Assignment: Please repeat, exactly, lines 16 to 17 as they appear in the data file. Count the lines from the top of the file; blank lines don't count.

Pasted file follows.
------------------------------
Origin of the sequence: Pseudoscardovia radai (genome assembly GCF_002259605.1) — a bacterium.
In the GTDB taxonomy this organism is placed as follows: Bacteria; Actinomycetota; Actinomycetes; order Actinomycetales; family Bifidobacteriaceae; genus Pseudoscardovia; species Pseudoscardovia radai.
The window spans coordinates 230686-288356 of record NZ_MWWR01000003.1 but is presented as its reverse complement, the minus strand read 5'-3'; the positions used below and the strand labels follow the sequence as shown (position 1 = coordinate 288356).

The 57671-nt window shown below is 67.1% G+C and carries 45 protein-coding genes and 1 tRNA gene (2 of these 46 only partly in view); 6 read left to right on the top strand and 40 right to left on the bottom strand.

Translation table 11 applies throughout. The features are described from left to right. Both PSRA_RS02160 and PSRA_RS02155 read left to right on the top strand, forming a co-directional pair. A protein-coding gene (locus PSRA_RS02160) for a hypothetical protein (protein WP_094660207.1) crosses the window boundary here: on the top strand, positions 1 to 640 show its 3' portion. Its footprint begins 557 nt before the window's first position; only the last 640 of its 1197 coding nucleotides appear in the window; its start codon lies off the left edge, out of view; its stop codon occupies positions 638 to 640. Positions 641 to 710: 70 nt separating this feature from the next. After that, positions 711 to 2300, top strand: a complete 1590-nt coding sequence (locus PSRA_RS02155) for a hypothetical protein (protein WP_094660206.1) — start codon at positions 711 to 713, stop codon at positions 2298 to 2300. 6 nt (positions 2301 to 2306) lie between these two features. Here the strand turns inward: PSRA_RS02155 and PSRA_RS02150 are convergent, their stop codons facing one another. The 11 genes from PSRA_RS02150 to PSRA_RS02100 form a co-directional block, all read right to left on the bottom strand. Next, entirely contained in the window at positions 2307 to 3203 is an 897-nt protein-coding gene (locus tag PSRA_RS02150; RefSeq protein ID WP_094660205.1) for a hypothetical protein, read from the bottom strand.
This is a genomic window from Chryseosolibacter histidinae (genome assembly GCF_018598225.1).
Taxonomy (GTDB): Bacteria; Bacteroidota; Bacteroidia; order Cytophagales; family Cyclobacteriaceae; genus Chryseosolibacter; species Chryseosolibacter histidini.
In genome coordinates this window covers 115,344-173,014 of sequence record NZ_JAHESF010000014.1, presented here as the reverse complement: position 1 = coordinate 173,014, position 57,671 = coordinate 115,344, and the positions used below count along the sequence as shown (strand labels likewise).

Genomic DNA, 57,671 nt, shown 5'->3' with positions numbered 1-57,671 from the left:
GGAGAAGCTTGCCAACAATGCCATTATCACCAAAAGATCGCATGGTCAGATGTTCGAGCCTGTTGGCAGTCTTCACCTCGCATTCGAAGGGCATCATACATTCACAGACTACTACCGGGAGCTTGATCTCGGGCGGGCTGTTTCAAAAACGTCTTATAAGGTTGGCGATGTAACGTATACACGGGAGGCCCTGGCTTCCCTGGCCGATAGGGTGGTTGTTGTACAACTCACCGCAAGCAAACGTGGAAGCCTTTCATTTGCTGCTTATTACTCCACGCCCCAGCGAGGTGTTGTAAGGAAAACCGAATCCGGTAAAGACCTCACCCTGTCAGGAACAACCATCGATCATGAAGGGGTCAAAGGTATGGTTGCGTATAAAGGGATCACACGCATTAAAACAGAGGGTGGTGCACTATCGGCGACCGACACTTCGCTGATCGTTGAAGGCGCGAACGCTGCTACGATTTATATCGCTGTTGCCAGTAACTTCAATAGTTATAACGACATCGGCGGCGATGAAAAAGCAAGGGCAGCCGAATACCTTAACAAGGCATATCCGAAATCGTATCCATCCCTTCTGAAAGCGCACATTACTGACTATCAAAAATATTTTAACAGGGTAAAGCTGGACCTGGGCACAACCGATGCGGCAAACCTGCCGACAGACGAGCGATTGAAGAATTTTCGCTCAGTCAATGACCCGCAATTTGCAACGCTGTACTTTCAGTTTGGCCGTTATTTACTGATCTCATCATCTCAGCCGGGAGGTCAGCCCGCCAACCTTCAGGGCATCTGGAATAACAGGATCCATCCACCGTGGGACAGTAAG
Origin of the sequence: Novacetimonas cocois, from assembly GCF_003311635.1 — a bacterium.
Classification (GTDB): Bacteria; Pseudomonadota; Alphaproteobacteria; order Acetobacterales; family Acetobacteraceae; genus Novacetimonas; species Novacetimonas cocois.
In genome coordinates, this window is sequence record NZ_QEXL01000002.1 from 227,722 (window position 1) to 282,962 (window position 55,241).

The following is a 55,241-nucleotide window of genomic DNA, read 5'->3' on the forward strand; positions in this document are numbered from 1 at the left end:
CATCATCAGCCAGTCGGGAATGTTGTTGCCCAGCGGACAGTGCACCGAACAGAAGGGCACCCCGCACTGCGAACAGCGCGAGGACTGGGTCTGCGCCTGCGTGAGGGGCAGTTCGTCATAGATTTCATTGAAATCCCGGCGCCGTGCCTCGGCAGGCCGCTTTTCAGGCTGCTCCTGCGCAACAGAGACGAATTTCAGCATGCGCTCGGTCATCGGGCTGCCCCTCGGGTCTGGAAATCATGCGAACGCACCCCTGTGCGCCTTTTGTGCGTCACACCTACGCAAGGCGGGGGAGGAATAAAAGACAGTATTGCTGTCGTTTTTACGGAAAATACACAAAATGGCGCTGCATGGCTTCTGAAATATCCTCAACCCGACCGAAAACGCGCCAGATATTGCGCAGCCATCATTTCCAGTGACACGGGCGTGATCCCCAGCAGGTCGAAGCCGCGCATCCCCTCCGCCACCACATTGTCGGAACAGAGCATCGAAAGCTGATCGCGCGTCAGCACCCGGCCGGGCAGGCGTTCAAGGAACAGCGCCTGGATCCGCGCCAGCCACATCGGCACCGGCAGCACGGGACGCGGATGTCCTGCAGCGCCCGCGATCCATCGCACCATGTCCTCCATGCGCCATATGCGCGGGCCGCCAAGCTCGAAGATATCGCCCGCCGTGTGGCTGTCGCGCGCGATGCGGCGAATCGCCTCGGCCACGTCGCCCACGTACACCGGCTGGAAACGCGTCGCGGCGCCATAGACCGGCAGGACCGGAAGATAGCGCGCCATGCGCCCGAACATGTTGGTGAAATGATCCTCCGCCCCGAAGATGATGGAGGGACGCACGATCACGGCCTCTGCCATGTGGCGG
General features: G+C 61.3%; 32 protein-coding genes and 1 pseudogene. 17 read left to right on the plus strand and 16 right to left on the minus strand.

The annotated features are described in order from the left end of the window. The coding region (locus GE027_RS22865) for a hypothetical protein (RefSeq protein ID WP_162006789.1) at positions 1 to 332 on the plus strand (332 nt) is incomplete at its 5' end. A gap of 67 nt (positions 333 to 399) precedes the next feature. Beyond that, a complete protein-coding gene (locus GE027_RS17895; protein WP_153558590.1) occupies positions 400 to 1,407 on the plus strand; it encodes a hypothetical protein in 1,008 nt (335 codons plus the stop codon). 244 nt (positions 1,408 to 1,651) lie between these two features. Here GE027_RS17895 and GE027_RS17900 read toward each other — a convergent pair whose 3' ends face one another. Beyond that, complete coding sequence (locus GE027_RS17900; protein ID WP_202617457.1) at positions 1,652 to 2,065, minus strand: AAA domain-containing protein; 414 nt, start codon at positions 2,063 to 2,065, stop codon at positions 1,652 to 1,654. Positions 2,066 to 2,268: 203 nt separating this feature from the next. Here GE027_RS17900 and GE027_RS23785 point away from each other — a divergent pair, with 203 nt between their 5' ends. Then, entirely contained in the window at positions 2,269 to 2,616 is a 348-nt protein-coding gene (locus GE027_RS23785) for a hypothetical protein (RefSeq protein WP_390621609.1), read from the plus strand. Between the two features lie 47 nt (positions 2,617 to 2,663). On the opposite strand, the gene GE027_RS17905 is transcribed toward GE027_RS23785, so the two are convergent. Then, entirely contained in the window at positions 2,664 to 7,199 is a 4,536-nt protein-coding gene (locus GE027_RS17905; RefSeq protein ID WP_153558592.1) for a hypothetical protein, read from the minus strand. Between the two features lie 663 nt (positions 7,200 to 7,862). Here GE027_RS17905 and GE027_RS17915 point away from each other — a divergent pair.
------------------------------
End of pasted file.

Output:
General features: G+C 61.3%; 32 protein-coding genes and 1 pseudogene. 17 read left to right on the plus strand and 16 right to left on the minus strand.

The annotated features are described in order from the left end of the window. The coding region (locus GE027_RS22865) for a hypothetical protein (RefSeq protein ID WP_162006789.1) at positions 1 to 332 on the plus strand (332 nt) is incomplete at its 5' end. A gap of 67 nt (positions 333 to 399) precedes the next feature. Beyond that, a complete protein-coding gene (locus GE027_RS17895; protein WP_153558590.1) occupies positions 400 to 1,407 on the plus strand; it encodes a hypothetical protein in 1,008 nt (335 codons plus the stop codon). 244 nt (positions 1,408 to 1,651) lie between these two features. Here GE027_RS17895 and GE027_RS17900 read toward each other — a convergent pair whose 3' ends face one another. Beyond that, complete coding sequence (locus GE027_RS17900; protein ID WP_202617457.1) at positions 1,652 to 2,065, minus strand: AAA domain-containing protein; 414 nt, start codon at positions 2,063 to 2,065, stop codon at positions 1,652 to 1,654. Positions 2,066 to 2,268: 203 nt separating this feature from the next. Here GE027_RS17900 and GE027_RS23785 point away from each other — a divergent pair, with 203 nt between their 5' ends. Then, entirely contained in the window at positions 2,269 to 2,616 is a 348-nt protein-coding gene (locus GE027_RS23785) for a hypothetical protein (RefSeq protein WP_390621609.1), read from the plus strand. Between the two features lie 47 nt (positions 2,617 to 2,663). On the opposite strand, the gene GE027_RS17905 is transcribed toward GE027_RS23785, so the two are convergent. Then, entirely contained in the window at positions 2,664 to 7,199 is a 4,536-nt protein-coding gene (locus GE027_RS17905; RefSeq protein ID WP_153558592.1) for a hypothetical protein, read from the minus strand. Between the two features lie 663 nt (positions 7,200 to 7,862). Here GE027_RS17905 and GE027_RS17915 point away from each other — a divergent pair.